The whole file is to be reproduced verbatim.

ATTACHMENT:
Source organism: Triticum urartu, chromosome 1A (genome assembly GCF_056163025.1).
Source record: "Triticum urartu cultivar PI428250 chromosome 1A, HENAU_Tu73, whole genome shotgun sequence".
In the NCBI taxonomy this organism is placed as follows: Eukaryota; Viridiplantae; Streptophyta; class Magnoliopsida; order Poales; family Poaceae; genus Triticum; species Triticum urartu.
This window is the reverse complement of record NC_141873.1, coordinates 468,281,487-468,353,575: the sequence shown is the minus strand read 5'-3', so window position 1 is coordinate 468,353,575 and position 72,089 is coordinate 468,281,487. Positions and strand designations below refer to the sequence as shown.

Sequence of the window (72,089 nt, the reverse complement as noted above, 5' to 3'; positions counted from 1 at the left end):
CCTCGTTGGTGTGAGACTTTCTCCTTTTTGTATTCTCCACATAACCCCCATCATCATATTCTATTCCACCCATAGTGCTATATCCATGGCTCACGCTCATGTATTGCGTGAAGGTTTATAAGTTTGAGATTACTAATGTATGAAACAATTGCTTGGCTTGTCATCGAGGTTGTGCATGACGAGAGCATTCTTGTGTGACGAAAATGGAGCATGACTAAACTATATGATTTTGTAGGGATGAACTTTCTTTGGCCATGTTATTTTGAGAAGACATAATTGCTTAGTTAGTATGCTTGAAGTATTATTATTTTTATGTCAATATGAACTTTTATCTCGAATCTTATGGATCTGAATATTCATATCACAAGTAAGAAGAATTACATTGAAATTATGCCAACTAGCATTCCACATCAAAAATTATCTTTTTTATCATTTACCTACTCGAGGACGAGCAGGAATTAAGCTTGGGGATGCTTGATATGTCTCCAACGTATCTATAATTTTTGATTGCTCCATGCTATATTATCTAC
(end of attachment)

Source organism: Triticum urartu, chromosome 1A (genome assembly GCF_056163025.1).
Source record: "Triticum urartu cultivar PI428250 chromosome 1A, HENAU_Tu73, whole genome shotgun sequence".
In the NCBI taxonomy this organism is placed as follows: Eukaryota; Viridiplantae; Streptophyta; class Magnoliopsida; order Poales; family Poaceae; genus Triticum; species Triticum urartu.
This window is the reverse complement of record NC_141873.1, coordinates 468,281,487-468,353,575: the sequence shown is the minus strand read 5'-3', so window position 1 is coordinate 468,353,575 and position 72,089 is coordinate 468,281,487. Positions and strand designations below refer to the sequence as shown.

Sequence of the window (72,089 nt, the reverse complement as noted above, 5' to 3'; positions counted from 1 at the left end):
CCTCGTTGGTGTGAGACTTTCTCCTTTTTGTATTCTCCACATAACCCCCATCATCATATTCTATTCCACCCATAGTGCTATATCCATGGCTCACGCTCATGTATTGCGTGAAGGTTTATAAGTTTGAGATTACTAATGTATGAAACAATTGCTTGGCTTGTCATCGAGGTTGTGCATGACGAGAGCATTCTTGTGTGACGAAAATGGAGCATGACTAAACTATATGATTTTGTAGGGATGAACTTTCTTTGGCCATGTTATTTTGAGAAGACATAATTGCTTAGTTAGTATGCTTGAAGTATTATTATTTTTATGTCAATATGAACTTTTATCTCGAATCTTATGGATCTGAATATTCATATCACAAGTAAGAAGAATTACATTGAAATTATGCCAACTAGCATTCCACATCAAAAATTATCTTTTTTATCATTTACCTACTCGAGGACGAGCAGGAATTAAGCTTGGGGATGCTTGATATGTCTCCAACGTATCTATAATTTTTGATTGCTCCATGCTATATTATCTAC